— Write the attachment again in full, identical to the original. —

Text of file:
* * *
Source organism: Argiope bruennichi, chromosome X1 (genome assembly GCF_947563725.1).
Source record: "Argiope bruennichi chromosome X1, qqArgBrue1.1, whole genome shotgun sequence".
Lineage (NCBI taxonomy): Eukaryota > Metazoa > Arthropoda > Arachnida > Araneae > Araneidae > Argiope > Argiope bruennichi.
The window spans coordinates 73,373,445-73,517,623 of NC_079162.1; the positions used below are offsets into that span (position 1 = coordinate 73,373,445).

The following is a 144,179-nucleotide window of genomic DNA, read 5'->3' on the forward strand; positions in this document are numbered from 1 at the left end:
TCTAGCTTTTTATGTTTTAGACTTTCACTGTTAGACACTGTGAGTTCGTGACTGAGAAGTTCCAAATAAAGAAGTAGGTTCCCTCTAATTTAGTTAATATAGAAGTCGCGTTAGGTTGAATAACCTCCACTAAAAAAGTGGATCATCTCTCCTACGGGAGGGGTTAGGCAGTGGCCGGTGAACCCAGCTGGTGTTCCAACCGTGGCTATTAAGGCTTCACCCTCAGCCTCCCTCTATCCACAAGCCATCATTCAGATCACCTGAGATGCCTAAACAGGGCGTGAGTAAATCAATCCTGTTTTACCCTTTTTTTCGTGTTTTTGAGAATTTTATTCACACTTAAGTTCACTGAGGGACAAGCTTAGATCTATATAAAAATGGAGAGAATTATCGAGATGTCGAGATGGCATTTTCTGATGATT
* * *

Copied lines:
Source organism: Argiope bruennichi, chromosome X1 (genome assembly GCF_947563725.1).
Source record: "Argiope bruennichi chromosome X1, qqArgBrue1.1, whole genome shotgun sequence".
Lineage (NCBI taxonomy): Eukaryota > Metazoa > Arthropoda > Arachnida > Araneae > Araneidae > Argiope > Argiope bruennichi.
The window spans coordinates 73,373,445-73,517,623 of NC_079162.1; the positions used below are offsets into that span (position 1 = coordinate 73,373,445).

The following is a 144,179-nucleotide window of genomic DNA, read 5'->3' on the forward strand; positions in this document are numbered from 1 at the left end:
TCTAGCTTTTTATGTTTTAGACTTTCACTGTTAGACACTGTGAGTTCGTGACTGAGAAGTTCCAAATAAAGAAGTAGGTTCCCTCTAATTTAGTTAATATAGAAGTCGCGTTAGGTTGAATAACCTCCACTAAAAAAGTGGATCATCTCTCCTACGGGAGGGGTTAGGCAGTGGCCGGTGAACCCAGCTGGTGTTCCAACCGTGGCTATTAAGGCTTCACCCTCAGCCTCCCTCTATCCACAAGCCATCATTCAGATCACCTGAGATGCCTAAACAGGGCGTGAGTAAATCAATCCTGTTTTACCCTTTTTTTCGTGTTTTTGAGAATTTTATTCACACTTAAGTTCACTGAGGGACAAGCTTAGATCTATATAAAAATGGAGAGAATTATCGAGATGTCGAGATGGCATTTTCTGATGATT